Mark Rubinstein, chancellor of the Community College System of New Hampshire, said he hopes the Legislature will make a greater investment in Running Start.
"This has a real benefit to students and families," he said. Last school year, New Hampshire high school students earned 35,000 community college credits through Running Start, he said.
At full tuition, that's $75 million worth of college credits, Rubinstein said, with the state taking on almost all of the cost.
"We can help families have more access to postsecondary education. We can lessen the risk of incurring debt," Rubinstein said. "This is probably one of the best returns-on-investment the state can make."
Research has shown that students considered "high achieving" by their teachers aren't the only ones who benefit from dual enrollment. "Middle achieving" students saw the most marked improvements from dual-enrollment courses, from better grades in high school to a higher chance of enrolling in college or community college.
"I have had students who have taken a Running Start and become more confident in their abilities," said Rachel Hedge, a guidance counselor at Central High School in Manchester. "It has been beneficial for students looking ahead and building confidence in themselves."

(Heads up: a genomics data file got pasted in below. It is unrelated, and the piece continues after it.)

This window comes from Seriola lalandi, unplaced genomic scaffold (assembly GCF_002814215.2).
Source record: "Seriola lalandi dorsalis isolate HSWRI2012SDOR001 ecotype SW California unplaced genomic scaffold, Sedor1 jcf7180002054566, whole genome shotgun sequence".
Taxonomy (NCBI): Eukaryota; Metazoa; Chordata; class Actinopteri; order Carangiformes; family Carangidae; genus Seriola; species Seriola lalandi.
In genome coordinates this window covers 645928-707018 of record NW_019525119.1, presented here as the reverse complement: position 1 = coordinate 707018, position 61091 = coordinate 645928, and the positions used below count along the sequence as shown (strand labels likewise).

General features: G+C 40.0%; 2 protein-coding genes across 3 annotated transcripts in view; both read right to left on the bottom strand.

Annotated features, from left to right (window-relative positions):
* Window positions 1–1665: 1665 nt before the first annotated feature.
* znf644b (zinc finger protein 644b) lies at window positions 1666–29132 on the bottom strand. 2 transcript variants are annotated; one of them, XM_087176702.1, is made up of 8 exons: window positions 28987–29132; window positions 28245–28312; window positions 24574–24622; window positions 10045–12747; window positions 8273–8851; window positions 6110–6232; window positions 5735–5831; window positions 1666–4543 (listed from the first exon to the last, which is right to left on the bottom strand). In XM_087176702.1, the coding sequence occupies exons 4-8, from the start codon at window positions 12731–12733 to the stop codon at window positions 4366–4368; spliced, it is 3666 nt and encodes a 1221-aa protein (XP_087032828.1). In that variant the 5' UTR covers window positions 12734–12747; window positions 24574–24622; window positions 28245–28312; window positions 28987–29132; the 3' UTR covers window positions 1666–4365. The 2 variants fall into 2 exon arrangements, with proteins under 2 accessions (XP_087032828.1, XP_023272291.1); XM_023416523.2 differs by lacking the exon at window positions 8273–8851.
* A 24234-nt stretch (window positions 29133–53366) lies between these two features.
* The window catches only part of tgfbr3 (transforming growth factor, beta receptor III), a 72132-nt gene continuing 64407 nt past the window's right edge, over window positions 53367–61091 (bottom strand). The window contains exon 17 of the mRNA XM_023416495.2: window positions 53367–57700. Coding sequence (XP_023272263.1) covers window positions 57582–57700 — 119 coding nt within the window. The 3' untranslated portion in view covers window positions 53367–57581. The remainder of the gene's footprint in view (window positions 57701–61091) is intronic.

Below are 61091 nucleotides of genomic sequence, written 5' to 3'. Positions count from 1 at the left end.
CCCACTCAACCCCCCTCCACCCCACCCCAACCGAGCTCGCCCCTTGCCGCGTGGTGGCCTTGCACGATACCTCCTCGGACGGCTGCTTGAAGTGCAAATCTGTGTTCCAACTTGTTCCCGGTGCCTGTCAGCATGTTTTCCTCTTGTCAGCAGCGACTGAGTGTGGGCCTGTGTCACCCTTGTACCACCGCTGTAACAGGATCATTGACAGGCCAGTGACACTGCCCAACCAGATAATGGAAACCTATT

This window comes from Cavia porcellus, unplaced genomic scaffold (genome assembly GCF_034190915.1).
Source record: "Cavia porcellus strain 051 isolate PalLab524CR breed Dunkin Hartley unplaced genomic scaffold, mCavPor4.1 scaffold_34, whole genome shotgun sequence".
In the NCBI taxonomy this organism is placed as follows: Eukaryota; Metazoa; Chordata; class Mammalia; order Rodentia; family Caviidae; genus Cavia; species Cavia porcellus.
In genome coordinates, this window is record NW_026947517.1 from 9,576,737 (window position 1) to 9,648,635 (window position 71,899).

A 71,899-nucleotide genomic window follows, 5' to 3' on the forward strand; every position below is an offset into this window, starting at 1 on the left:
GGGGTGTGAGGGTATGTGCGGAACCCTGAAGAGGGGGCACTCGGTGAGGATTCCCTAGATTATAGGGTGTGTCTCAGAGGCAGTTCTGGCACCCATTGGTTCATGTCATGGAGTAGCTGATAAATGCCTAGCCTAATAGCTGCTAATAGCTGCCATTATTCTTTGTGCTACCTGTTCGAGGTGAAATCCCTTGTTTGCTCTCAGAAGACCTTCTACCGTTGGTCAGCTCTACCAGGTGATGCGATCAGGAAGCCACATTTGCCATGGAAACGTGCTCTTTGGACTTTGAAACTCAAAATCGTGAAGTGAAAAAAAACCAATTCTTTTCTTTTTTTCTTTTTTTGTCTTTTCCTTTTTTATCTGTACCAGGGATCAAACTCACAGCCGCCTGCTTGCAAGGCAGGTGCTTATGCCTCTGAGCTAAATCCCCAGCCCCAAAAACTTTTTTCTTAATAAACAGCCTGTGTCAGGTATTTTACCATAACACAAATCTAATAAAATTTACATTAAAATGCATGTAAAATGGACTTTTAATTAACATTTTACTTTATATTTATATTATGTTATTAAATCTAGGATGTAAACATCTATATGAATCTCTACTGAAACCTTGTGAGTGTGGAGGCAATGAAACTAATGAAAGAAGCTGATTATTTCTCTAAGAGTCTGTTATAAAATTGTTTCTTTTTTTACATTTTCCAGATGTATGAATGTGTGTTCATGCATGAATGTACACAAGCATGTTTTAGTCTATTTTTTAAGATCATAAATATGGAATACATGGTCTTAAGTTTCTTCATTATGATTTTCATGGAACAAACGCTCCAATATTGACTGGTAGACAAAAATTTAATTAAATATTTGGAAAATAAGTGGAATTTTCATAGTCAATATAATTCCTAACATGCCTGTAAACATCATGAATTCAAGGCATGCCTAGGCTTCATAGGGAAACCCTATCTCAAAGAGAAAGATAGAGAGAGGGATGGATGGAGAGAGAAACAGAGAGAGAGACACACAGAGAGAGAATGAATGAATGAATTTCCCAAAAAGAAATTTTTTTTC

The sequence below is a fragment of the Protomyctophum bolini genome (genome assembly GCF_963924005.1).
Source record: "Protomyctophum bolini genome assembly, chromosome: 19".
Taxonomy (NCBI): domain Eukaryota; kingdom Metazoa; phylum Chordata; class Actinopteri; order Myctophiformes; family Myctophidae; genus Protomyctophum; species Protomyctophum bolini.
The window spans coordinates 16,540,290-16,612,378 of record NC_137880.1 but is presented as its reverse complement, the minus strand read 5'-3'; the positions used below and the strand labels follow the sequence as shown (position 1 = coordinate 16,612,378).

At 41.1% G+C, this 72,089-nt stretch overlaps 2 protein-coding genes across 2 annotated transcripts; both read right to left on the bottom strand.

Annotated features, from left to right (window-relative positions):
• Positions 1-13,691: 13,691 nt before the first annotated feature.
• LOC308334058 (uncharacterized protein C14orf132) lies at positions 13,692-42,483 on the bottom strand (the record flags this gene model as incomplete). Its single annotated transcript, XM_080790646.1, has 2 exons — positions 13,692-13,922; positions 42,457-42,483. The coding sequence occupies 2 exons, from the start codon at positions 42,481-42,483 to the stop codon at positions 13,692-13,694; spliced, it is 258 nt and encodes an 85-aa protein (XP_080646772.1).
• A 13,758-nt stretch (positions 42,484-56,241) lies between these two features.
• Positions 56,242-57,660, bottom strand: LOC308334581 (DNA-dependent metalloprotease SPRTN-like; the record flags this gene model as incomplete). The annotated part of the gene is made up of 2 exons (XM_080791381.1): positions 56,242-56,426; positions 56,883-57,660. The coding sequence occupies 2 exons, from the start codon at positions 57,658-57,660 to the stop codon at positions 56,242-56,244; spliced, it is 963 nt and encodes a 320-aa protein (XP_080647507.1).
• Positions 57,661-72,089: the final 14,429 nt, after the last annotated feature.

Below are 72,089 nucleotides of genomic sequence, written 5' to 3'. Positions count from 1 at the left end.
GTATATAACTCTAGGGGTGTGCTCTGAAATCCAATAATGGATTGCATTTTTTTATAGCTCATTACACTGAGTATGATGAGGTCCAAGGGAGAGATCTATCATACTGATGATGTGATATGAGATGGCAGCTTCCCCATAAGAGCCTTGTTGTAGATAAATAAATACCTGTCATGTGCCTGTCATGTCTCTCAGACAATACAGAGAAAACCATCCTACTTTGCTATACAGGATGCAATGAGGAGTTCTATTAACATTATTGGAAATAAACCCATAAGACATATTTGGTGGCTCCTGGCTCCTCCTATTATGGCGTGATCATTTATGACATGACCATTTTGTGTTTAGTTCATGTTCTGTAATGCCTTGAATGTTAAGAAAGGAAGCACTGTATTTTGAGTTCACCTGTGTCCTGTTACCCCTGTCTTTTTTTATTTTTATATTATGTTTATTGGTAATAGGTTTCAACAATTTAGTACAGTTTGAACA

That's what Running Start was designed to do, Doiron said. But she said the program has come to be dominated by high-achieving students. Most Running Start participants are in the top 20% of their classes, she said.
"We are trying to reach down to students who may not be as high on the academic standings in their high schools," Doiron said. But more often than not, Running Start is used by students already in Advanced Placement or other honors classes — with some Advanced Placement courses also qualifying students for Running Start credit.
Students like Concord's Ryder Fiske and Will Richards, both seniors, said they had long planned to go to college, and Running Start will help them get ahead on credits. Fiske said he is hoping the head start will give him enough credits in his intended major — criminal justice — to think about double-majoring in music. Richards said he hopes to apply to colleges as a transfer student, and hopes he can get into more competitive schools if he's not starting as a freshman.
But the program's leaders say Running Start can deliver even more of a benefit to students like Darjee — students who are now on the path to postsecondary education. The question now, Doiron said, is figuring out how to bring more of those students into the program.
Making the Grade is a reporting effort dedicated to covering education in New Hampshire, with a special emphasis on Manchester and the challenges students face in the state's largest school district. It is sponsored by the New Hampshire Solutions Journalism Lab at the Nackey S. Loeb School of Communications and is funded by the New Hampshire Charitable Foundation, Northeast Delta Dental, the Education Writers Association and the Institute for Citizens & Scholars.